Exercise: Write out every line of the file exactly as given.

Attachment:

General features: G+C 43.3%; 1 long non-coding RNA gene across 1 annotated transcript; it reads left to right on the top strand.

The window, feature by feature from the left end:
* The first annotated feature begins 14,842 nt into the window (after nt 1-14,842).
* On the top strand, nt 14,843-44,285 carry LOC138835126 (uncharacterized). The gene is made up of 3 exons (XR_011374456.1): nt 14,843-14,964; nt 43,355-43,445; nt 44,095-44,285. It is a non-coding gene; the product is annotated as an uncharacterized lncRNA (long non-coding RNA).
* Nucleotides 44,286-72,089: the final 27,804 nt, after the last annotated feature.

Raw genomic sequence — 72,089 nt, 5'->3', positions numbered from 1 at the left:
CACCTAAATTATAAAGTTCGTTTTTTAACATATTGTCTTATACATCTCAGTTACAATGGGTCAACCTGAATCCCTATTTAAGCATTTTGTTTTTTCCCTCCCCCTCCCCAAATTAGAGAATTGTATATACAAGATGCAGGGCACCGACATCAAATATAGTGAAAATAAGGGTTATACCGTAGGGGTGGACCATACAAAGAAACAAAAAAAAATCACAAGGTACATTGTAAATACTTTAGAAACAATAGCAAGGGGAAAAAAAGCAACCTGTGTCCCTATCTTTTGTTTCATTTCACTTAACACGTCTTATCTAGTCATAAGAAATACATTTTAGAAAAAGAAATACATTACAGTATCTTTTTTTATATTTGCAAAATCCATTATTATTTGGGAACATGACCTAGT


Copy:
General features: G+C 43.3%; 1 long non-coding RNA gene across 1 annotated transcript; it reads left to right on the top strand.

The window, feature by feature from the left end:
* The first annotated feature begins 14,842 nt into the window (after nt 1-14,842).
* On the top strand, nt 14,843-44,285 carry LOC138835126 (uncharacterized). The gene is made up of 3 exons (XR_011374456.1): nt 14,843-14,964; nt 43,355-43,445; nt 44,095-44,285. It is a non-coding gene; the product is annotated as an uncharacterized lncRNA (long non-coding RNA).
* Nucleotides 44,286-72,089: the final 27,804 nt, after the last annotated feature.

Raw genomic sequence — 72,089 nt, 5'->3', positions numbered from 1 at the left:
CACCTAAATTATAAAGTTCGTTTTTTAACATATTGTCTTATACATCTCAGTTACAATGGGTCAACCTGAATCCCTATTTAAGCATTTTGTTTTTTCCCTCCCCCTCCCCAAATTAGAGAATTGTATATACAAGATGCAGGGCACCGACATCAAATATAGTGAAAATAAGGGTTATACCGTAGGGGTGGACCATACAAAGAAACAAAAAAAAATCACAAGGTACATTGTAAATACTTTAGAAACAATAGCAAGGGGAAAAAAAGCAACCTGTGTCCCTATCTTTTGTTTCATTTCACTTAACACGTCTTATCTAGTCATAAGAAATACATTTTAGAAAAAGAAATACATTACAGTATCTTTTTTTATATTTGCAAAATCCATTATTATTTGGGAACATGACCTAGT